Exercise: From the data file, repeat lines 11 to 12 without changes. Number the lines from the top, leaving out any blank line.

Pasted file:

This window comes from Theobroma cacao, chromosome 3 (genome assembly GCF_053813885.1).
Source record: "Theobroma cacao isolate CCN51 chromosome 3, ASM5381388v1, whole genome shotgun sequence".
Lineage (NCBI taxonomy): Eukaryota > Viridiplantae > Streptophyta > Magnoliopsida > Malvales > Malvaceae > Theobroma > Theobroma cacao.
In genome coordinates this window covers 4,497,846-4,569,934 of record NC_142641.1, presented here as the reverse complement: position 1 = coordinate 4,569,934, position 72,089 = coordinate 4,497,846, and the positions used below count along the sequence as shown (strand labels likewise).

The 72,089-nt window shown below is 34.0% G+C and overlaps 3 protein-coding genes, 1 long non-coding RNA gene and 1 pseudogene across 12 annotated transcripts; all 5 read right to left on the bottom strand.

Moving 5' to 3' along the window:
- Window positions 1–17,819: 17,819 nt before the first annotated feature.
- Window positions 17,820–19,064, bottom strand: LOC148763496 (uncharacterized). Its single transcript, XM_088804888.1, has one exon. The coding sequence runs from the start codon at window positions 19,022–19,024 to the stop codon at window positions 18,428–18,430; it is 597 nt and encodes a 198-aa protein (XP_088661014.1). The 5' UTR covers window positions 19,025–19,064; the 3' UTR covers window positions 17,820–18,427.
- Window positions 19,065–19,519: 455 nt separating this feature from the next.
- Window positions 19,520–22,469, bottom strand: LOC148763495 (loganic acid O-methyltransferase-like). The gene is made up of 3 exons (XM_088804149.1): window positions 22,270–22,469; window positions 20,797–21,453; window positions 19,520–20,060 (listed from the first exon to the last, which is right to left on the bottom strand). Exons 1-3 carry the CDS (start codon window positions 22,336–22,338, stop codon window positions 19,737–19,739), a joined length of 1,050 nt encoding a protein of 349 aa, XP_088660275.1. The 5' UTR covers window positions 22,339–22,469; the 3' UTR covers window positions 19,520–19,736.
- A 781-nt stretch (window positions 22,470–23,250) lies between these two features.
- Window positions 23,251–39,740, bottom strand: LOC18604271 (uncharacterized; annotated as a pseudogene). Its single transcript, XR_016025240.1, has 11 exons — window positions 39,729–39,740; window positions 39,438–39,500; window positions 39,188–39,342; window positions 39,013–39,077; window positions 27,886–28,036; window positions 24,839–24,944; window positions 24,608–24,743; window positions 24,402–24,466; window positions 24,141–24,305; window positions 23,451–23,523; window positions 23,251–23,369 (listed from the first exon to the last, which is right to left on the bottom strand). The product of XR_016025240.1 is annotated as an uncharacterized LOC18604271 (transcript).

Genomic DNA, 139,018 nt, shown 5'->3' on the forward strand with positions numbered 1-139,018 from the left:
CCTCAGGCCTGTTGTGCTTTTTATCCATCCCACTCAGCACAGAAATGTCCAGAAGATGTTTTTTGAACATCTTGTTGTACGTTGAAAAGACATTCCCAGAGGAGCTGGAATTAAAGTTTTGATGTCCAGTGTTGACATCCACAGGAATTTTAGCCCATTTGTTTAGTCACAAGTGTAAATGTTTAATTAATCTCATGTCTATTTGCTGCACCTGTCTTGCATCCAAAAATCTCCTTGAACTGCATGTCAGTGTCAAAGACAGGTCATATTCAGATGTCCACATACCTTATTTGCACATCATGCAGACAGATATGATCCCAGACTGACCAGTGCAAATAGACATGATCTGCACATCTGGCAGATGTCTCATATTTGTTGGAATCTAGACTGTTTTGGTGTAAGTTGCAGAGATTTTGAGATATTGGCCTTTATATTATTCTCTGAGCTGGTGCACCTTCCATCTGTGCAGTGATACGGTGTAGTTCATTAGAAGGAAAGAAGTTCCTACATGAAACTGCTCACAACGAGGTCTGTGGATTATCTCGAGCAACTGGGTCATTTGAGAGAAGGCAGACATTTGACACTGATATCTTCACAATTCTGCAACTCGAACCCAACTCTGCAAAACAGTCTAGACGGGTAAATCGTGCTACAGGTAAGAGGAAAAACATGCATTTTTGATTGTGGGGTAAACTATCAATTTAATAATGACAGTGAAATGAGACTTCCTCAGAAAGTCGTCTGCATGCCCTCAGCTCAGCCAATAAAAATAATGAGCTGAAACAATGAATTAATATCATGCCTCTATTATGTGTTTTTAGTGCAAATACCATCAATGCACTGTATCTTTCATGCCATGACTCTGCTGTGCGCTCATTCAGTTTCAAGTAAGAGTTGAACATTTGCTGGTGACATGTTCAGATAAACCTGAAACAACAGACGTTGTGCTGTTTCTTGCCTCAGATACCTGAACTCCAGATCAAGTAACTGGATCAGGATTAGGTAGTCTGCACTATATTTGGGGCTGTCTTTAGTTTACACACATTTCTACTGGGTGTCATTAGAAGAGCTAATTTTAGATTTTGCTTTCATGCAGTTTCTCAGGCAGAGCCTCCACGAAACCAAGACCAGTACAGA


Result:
- A 781-nt stretch (window positions 22,470–23,250) lies between these two features.
- Window positions 23,251–39,740, bottom strand: LOC18604271 (uncharacterized; annotated as a pseudogene). Its single transcript, XR_016025240.1, has 11 exons — window positions 39,729–39,740; window positions 39,438–39,500; window positions 39,188–39,342; window positions 39,013–39,077; window positions 27,886–28,036; window positions 24,839–24,944; window positions 24,608–24,743; window positions 24,402–24,466; window positions 24,141–24,305; window positions 23,451–23,523; window positions 23,251–23,369 (listed from the first exon to the last, which is right to left on the bottom strand). The product of XR_016025240.1 is annotated as an uncharacterized LOC18604271 (transcript).